The end was looming, and yet it still came as a shock to many: The GDR collapsed in 1989. For forty years, Germany was divided into two German states, each one special and with its own challenges. Art, achievement, personal happiness—this all existed on both sides of the border, of course. However, for many years freedom and democracy were not to be found on the smaller side: the East.

So what exactly did November 1989 mean there? It was the advent of freedom of movement, of expression, of the press. Fair elections. A monetary, economic, and social union of both German states. The change from a socialist to a social market economy. The expansion of the German constitution, the “Grundgesetz” (NOMOS Glashütte recently honored its seventieth birthday with a special edition model).

“Nomos” comes from the Greek for “justice, law, order.” Each detail of the classic Tangente model expresses all of this—and not just in this special edition, which sold out in a flash.

After the Wall came down, problems came too, of course—along with the realization that the people from each side were not the same. Those forty years had shaped both sides. Some people think that the impact has only really become noticeable now, thirty years later.

Coal in Glashütte: Reunification also brought central heating, though not immediately.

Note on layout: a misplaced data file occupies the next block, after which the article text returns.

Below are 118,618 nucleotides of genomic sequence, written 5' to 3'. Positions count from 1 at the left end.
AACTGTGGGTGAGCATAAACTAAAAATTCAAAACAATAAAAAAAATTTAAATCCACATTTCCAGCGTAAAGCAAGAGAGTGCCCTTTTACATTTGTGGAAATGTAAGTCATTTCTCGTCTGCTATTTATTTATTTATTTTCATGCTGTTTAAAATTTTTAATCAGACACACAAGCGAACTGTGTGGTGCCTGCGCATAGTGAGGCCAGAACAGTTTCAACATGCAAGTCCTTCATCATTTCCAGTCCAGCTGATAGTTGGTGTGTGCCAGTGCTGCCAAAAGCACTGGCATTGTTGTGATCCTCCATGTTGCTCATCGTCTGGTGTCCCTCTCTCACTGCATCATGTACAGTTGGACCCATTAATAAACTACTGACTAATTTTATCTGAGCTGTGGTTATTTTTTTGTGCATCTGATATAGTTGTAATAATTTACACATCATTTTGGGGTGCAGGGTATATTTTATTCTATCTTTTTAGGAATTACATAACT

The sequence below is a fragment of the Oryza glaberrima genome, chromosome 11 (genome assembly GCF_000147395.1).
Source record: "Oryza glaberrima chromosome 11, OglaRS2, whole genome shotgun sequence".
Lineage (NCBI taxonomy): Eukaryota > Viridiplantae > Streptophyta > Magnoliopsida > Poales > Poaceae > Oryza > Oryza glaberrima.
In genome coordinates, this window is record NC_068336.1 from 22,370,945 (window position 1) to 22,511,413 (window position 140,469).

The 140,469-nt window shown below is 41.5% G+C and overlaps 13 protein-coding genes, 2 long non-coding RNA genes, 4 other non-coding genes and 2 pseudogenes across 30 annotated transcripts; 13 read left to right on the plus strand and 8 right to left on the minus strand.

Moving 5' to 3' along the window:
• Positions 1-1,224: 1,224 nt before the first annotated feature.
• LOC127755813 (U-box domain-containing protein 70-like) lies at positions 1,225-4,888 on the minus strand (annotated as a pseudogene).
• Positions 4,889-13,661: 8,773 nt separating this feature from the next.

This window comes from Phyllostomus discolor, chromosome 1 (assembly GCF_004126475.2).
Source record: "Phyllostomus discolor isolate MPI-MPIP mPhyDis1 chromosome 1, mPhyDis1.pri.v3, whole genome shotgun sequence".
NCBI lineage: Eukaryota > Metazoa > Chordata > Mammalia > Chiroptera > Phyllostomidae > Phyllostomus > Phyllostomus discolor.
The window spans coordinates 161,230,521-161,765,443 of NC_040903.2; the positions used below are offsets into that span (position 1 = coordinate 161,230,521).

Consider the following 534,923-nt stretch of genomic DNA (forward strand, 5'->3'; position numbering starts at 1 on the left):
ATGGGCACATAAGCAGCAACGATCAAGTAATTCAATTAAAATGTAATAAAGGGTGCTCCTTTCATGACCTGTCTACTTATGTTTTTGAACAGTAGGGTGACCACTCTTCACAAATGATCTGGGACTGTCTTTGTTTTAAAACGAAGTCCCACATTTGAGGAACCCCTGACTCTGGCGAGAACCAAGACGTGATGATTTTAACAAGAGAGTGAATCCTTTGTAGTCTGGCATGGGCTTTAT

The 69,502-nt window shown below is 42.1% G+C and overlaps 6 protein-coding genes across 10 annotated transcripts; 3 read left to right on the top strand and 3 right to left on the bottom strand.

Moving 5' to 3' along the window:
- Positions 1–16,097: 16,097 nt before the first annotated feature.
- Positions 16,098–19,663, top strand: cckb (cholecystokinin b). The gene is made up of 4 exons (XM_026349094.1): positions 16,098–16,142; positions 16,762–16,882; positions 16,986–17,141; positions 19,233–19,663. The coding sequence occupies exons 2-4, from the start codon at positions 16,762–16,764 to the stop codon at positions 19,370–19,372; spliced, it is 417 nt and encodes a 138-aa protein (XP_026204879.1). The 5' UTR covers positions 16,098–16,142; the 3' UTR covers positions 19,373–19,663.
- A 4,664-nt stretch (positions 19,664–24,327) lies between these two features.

At NOMOS Glashütte, we have extra reason to celebrate the fall of the Wall. Because without November 1989, we wouldn’t exist; our watchmaking company could not have been founded.

Orion 1989: The golden hands and indexes on the November-gray dial celebrate German reunification. This edition was released for the 25th anniversary of the fall of the Wall, and you can find a few of the limited number of pieces here.

And that also applies to A. Lange & Söhne, Tutima, Wempe, Moritz Grossmann, and all our other watchmaking neighbors in Glashütte—nine manufacturers with over 1,100 employees, as of 2019. The town has become a beacon of the German economy, admired the world over. After surviving two world wars and the GDR regime, Glashütte’s watch industry was quickly able to achieve world fame once more. All made possible by the fall of the Wall.

These four models—Tangente, Orion, Ludwig, Tetra—comprised the first post-reunification collection of Glashütte watches. Over the years, they have hardly changed, and have since become design icons.

TEXT: NOMOS Glashütte
IMAGES: 1. NOMOS Glashütte/Michael Margos, 2. NOMOS Glashütte, 3. NOMOS Glashütte/Michael Margos, 4. NOMOS Glashütte/Sebastian Asmus, 5. NOMOS Glashütte